"When we own our stories, we avoid being trapped as characters in stories someone else is telling."
~Brené Brown, Rising Strong: The Reckoning. The Rumble. The Revolution.
There is another Web site devoted to betrayed wives which occasionally delights in skewering this one. I admire the woman who created it for the sanctuary she's created for those facing or seeking the dissolution of a marriage after betrayal. I envy her savviness at marketing, which includes a column in a widely read news site. I sometimes laugh at her smart humour. But I'm weary of her dismissal of this site and the women here as trafficking in fantasy. She might pay lip service to the possibility of reconciliation but her language around it is dismissive and demeaning.
The first time she wrote about me, it tied me in knots. I felt like the fool she was making me out to be. Worse, I feared I was fooling all of you. Was I was leading all of you down the garden path toward a future that would undoubtedly deliver you more pain? Was I peddling some sort of snake oil in the form of unlikely healing? My posts began to reflect this fear. Instead of delivering my clear thoughts, I waffled, afraid of looking like an "affair apologist", afraid of giving you the "wrong" impression.
It didn't take long until I realized that I had let her into the pages of my story. Though I inwardly railed against the caricature she'd constructed of me – naive, pathetic, a New-Age idiot – there was a part of me that wondered if she was right. Frankly, it's easier to insist that all cheaters deserve to be dumped. It follows our cultural script. It satisfies our desire for consequences. But that wasn't my story. I needed to find my own narrative again, to remain true to my story, not hers.
More recently, I noticed she had again linked to one of my posts in order to point out how deluded we all are. This time, however, it didn't faze me. I know that no matter what she or anyone writes about me, it doesn't change my own story.
It isn't the first time I'm realizing this. I learned it following D-Day after I allowed myself to feel trapped by the story the OW was saying about me: I was pathetic. I was a fool. I deserved this.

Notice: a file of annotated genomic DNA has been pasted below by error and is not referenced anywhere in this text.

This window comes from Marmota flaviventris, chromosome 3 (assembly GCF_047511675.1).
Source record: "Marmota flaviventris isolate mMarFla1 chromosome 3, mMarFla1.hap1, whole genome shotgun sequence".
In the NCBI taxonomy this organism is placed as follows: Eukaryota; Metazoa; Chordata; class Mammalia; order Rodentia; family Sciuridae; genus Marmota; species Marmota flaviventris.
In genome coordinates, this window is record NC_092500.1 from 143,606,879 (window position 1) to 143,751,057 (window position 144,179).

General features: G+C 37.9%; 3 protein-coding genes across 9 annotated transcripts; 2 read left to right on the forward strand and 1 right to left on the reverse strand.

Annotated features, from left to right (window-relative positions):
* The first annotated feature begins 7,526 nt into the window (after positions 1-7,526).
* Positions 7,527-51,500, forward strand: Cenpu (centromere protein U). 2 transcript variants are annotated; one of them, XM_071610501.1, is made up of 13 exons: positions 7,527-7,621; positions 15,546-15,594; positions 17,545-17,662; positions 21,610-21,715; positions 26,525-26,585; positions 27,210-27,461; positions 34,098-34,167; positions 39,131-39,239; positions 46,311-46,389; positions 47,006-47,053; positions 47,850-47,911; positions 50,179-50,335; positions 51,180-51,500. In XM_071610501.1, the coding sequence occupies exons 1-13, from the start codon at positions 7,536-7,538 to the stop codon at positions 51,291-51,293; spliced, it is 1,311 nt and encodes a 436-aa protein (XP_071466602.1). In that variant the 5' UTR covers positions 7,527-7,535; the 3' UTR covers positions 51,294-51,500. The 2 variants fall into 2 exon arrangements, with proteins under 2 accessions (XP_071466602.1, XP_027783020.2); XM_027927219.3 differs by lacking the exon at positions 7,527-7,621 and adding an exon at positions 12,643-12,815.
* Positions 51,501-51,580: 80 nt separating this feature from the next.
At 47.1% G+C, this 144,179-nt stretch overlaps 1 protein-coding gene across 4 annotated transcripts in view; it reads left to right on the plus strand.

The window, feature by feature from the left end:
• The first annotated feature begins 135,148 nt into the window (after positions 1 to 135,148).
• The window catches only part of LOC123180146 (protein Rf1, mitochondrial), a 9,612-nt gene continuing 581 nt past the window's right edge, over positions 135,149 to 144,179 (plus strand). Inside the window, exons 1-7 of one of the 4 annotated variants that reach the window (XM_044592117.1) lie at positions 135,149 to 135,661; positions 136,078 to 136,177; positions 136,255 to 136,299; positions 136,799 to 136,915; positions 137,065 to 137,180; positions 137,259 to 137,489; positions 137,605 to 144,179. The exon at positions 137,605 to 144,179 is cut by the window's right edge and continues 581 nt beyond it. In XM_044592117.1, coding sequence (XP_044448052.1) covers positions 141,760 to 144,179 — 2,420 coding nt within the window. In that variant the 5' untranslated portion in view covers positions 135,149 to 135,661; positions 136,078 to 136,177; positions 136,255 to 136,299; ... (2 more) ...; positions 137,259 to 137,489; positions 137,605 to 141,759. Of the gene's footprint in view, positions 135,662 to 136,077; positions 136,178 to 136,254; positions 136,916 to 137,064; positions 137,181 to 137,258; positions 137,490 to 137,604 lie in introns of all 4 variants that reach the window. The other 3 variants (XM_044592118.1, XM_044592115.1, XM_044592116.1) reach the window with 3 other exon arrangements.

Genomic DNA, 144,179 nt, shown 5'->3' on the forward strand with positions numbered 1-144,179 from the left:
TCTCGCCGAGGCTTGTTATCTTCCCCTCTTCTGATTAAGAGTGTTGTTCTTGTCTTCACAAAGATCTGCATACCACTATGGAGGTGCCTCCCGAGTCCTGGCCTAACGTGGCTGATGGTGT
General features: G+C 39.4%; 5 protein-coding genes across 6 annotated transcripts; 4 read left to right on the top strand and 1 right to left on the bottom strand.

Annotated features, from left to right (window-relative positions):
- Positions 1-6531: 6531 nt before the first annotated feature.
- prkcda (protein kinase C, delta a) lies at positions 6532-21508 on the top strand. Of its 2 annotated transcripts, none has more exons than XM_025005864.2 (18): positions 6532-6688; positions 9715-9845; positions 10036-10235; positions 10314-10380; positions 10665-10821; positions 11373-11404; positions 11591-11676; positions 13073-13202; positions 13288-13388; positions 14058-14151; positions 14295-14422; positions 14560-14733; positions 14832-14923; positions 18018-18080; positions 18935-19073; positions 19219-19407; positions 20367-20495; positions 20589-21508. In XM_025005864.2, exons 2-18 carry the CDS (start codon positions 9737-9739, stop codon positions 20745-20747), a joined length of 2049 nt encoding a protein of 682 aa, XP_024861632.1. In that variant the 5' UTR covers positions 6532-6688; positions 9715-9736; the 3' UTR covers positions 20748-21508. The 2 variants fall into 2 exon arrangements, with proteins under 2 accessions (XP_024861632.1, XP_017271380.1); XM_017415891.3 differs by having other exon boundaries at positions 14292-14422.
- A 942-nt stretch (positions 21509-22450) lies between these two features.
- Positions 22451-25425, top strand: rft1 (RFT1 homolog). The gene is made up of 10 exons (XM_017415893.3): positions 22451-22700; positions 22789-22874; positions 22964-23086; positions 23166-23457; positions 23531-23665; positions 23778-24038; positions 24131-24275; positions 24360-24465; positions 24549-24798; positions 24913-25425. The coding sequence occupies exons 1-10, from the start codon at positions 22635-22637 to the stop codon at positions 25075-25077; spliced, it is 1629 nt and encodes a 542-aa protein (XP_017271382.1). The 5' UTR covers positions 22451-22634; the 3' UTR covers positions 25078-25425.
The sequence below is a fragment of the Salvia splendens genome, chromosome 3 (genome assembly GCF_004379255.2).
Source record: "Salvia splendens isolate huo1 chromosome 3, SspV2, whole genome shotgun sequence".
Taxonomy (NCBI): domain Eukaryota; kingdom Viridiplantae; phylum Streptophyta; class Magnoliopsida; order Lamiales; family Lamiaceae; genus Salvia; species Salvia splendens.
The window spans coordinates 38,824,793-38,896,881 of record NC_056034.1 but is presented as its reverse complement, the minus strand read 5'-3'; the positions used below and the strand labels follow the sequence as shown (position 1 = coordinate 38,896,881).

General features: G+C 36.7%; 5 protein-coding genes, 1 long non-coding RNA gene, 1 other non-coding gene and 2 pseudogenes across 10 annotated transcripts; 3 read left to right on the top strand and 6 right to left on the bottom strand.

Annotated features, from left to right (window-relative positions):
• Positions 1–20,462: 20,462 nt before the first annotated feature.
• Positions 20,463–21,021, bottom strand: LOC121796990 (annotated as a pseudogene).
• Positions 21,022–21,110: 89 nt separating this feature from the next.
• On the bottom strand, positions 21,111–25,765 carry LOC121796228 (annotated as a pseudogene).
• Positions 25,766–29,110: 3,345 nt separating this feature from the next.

Only when I challenged that story – really? What is it about being cheated on that makes ME pathetic? Am I really a fool for being loyal? For expecting people to behave with integrity? What am I satisfying by refusing to give a second chance? What am I denying? And what in the hell did I ever do to deserve this? – was I able to reclaim it as mine to tell. And it goes something like this:
Like all marriages, my husband's and mine had its challenges. Nonetheless, we had built a good life, a wonderful family. When I found out about my husband's betrayals, I was devastated. I wanted to die rather than endure another minute of the pain I was feeling. I wondered if I would ever feel anything close to happiness again. I couldn't imagine staying married to him. But I lacked the strength or conviction at that point in time with three young children to leave. So when he promised me that he would work every day of his life to become the man I had believed he was, I gave him that chance. Just as I had chosen to trust my mother two decades earlier when she promised to work toward sobriety after years of addiction.
That was close to ten years ago. I have no regrets. It has been hard at times. I have had many doubts, especially in the early years. Healing took far longer than I imagined. But the rewards have been greater. My husband has kept his promise. That's no guarantee that he will never break it but I have come to learn that the certainty I had about many things in life were illusions. I am only certain that I made the right choice for me. I continue to make that choice daily. I am neither a fool nor pathetic. I did nothing to deserve this. This is my story. And in my story, I am strong. I have approached the heartbreak of betrayal with courage and integrity (and a whole lot of tears). I have made my healing a story of compassion, no matter whether my husband is beside me or across from me. I have included all of you in my story – fellow travelers on this road, from whom I've gained so much. It has been worth the struggle.I hope I have never given anyone the impression that my choice to rebuild my marriage is the right one for them. It can be tempting to believe in reconciliation when the alternative feels too painful. And there are many women who choose to offer a second chance to men who don't deserve it. In that sense, I suppose my counterpart's approach to dumping a cheater without a backward glance does remove any possibility he can do it again.
If that's your choice, I applaud you. If it takes you more than one (or two or three) D-Days to get there, then that's what it takes. But if your choice doesn't subscribe to what a Web site, or your sister, or any culture insists is the "right" one, then choose it anyway. If the idea of "choice" is something that doesn't feel available to you right now, then give yourself the time and space to access it. Each of us must recognize our truth, no matter what story others are making up about us. This is our story to tell, nobody else's.